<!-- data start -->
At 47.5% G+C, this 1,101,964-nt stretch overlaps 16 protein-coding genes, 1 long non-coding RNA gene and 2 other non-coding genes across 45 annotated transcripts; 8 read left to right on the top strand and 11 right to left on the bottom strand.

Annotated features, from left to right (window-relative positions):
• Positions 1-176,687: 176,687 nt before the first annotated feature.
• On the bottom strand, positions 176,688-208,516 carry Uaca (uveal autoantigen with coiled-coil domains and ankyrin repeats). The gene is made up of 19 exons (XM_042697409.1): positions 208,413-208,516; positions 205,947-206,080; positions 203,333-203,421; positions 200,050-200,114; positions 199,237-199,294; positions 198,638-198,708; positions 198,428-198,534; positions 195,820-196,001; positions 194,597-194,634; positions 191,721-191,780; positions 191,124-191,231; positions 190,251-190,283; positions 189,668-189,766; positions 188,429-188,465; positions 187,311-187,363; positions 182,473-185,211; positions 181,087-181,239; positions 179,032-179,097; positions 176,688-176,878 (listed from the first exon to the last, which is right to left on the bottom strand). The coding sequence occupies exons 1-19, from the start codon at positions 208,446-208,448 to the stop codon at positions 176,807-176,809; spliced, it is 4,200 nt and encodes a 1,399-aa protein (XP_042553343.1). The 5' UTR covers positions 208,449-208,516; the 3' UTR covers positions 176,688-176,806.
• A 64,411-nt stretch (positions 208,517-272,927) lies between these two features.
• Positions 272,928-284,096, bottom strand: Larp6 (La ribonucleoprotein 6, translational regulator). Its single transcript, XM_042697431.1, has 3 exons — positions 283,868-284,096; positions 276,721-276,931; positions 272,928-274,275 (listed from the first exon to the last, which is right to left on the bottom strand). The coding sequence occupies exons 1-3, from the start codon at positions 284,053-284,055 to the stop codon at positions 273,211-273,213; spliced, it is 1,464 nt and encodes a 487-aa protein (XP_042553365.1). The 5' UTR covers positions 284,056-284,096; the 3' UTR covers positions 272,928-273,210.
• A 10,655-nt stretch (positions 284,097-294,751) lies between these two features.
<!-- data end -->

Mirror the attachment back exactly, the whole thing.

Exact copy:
At 47.5% G+C, this 1,101,964-nt stretch overlaps 16 protein-coding genes, 1 long non-coding RNA gene and 2 other non-coding genes across 45 annotated transcripts; 8 read left to right on the top strand and 11 right to left on the bottom strand.

Annotated features, from left to right (window-relative positions):
• Positions 1-176,687: 176,687 nt before the first annotated feature.
• On the bottom strand, positions 176,688-208,516 carry Uaca (uveal autoantigen with coiled-coil domains and ankyrin repeats). The gene is made up of 19 exons (XM_042697409.1): positions 208,413-208,516; positions 205,947-206,080; positions 203,333-203,421; positions 200,050-200,114; positions 199,237-199,294; positions 198,638-198,708; positions 198,428-198,534; positions 195,820-196,001; positions 194,597-194,634; positions 191,721-191,780; positions 191,124-191,231; positions 190,251-190,283; positions 189,668-189,766; positions 188,429-188,465; positions 187,311-187,363; positions 182,473-185,211; positions 181,087-181,239; positions 179,032-179,097; positions 176,688-176,878 (listed from the first exon to the last, which is right to left on the bottom strand). The coding sequence occupies exons 1-19, from the start codon at positions 208,446-208,448 to the stop codon at positions 176,807-176,809; spliced, it is 4,200 nt and encodes a 1,399-aa protein (XP_042553343.1). The 5' UTR covers positions 208,449-208,516; the 3' UTR covers positions 176,688-176,806.
• A 64,411-nt stretch (positions 208,517-272,927) lies between these two features.
• Positions 272,928-284,096, bottom strand: Larp6 (La ribonucleoprotein 6, translational regulator). Its single transcript, XM_042697431.1, has 3 exons — positions 283,868-284,096; positions 276,721-276,931; positions 272,928-274,275 (listed from the first exon to the last, which is right to left on the bottom strand). The coding sequence occupies exons 1-3, from the start codon at positions 284,053-284,055 to the stop codon at positions 273,211-273,213; spliced, it is 1,464 nt and encodes a 487-aa protein (XP_042553365.1). The 5' UTR covers positions 284,056-284,096; the 3' UTR covers positions 272,928-273,210.
• A 10,655-nt stretch (positions 284,097-294,751) lies between these two features.